Avalanche that killed nine 'set off by climber'
A climber trying to scale Mont Blanc may accidentally have caused a slab of ice to snap off high in the French Alps, sparking an avalanche that swept nine European climbers to their deaths, authorities said.
A dozen climbers were injured and two were still missing as darkness fell last night.
As a sheet of snow and ice thundered down the steep slope, several other climbers managed to turn away from the slide just in time, regional authorities in Haute-Savoie said.
Two climbers were rescued as emergency crews using dogs and helicopters scoured the churned-up, high-altitude area in a frantic search for the missing. Their quest, hampered by the possibility of further avalanches, was called off by nightfall.
Three Britons, three Germans, two Spaniards and one Swiss climber were known to have died, the prefecture of the Haute-Savoie region said.
Officials noted the numbers of those involved in the drama may vary because some climbers may have struck out on their own. A group of 28 were known to have left a refuge for the ascent. Close to 90 people were involved in the search.
Among the dozen injured was an American, the only known non-European.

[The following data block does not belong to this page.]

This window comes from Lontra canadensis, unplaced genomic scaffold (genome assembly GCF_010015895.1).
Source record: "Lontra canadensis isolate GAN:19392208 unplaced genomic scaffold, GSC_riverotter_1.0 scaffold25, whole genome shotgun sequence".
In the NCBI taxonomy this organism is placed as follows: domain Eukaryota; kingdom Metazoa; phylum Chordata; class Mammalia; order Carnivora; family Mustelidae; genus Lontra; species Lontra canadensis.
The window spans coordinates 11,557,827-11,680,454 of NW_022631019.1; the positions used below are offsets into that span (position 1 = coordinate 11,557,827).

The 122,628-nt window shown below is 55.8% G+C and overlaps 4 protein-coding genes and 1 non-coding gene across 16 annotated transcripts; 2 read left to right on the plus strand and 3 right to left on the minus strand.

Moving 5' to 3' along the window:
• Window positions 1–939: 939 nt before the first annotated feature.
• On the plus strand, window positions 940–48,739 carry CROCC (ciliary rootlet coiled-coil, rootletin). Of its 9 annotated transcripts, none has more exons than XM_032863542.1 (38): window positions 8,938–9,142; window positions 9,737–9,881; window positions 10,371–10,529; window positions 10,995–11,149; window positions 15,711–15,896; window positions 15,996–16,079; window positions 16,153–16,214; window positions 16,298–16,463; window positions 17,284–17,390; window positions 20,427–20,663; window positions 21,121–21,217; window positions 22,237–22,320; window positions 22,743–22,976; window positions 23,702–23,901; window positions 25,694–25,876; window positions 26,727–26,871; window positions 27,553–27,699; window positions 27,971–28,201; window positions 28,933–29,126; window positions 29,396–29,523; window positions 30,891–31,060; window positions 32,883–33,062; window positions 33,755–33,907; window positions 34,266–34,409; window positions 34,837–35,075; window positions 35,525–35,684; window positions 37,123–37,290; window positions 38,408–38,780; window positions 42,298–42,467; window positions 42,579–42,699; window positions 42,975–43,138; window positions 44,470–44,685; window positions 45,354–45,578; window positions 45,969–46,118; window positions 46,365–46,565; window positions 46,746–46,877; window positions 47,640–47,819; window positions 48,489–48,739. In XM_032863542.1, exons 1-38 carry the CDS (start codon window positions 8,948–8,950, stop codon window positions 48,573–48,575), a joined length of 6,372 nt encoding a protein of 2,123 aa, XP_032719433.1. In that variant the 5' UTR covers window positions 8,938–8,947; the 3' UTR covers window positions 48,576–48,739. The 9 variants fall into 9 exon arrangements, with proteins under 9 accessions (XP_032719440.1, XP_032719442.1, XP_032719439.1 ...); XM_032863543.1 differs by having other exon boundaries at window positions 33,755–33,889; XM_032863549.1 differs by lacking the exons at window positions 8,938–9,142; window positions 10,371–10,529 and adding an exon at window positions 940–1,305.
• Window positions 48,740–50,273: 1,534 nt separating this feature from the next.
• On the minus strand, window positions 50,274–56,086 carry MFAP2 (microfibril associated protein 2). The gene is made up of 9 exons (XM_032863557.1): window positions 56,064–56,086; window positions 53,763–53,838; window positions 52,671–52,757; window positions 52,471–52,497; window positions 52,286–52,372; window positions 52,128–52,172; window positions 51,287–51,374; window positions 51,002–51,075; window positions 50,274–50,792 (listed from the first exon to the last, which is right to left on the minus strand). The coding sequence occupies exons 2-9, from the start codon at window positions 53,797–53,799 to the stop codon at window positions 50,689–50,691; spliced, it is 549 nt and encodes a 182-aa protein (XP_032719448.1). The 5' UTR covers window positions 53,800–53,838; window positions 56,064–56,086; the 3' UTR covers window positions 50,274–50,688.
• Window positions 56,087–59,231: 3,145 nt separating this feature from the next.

A seriously injured Swiss citizen was transported to a Swiss hospital.
Early summer storms apparently left behind heavy snow that combined with high winds to form dangerous overhanging conditions on some of the popular climbing routes around Mont Blanc, the highest mountain in western Europe.
Regional authorities had warned climbers earlier this summer to be careful because of an unusually snowy spring.
The Mont Blanc massif is a popular area for climbers, hikers and tourists but a dangerous one, with dozens dying on it each year. Chamonix, a top centre for climbing, hosted the first Winter Olympics in 1924.
Some of the climbers were with professional guides, others were climbing independently.
Police said they were alerted around 5.25am yesterday to the avalanche, which hit a group of climbers -- people from Switzerland, Germany, Spain, France, Denmark and Serbia -- who were some 4,000m high on the north face of Mont Maudit, part of the Mont Blanc range.
A block of ice 40cm thick broke off and slid down the slope, creating a mass of snow that was 2m deep and 100m long, according to a statement by the prefecture.
"The first elements that we have from testimony are that a climber could have set loose a sheet of ice, and that sheet then pulled down the group of climbers below.
"I should say the incline was very, very steep on this northern face," Col Bertrand Francois of the Haute-Savoie police told reporters.
It was not immediately known if the climber who sparked the avalanche lived or died.
According to recent tweets from climbers, high winds have led to overhanging ice slabs forming on the slope.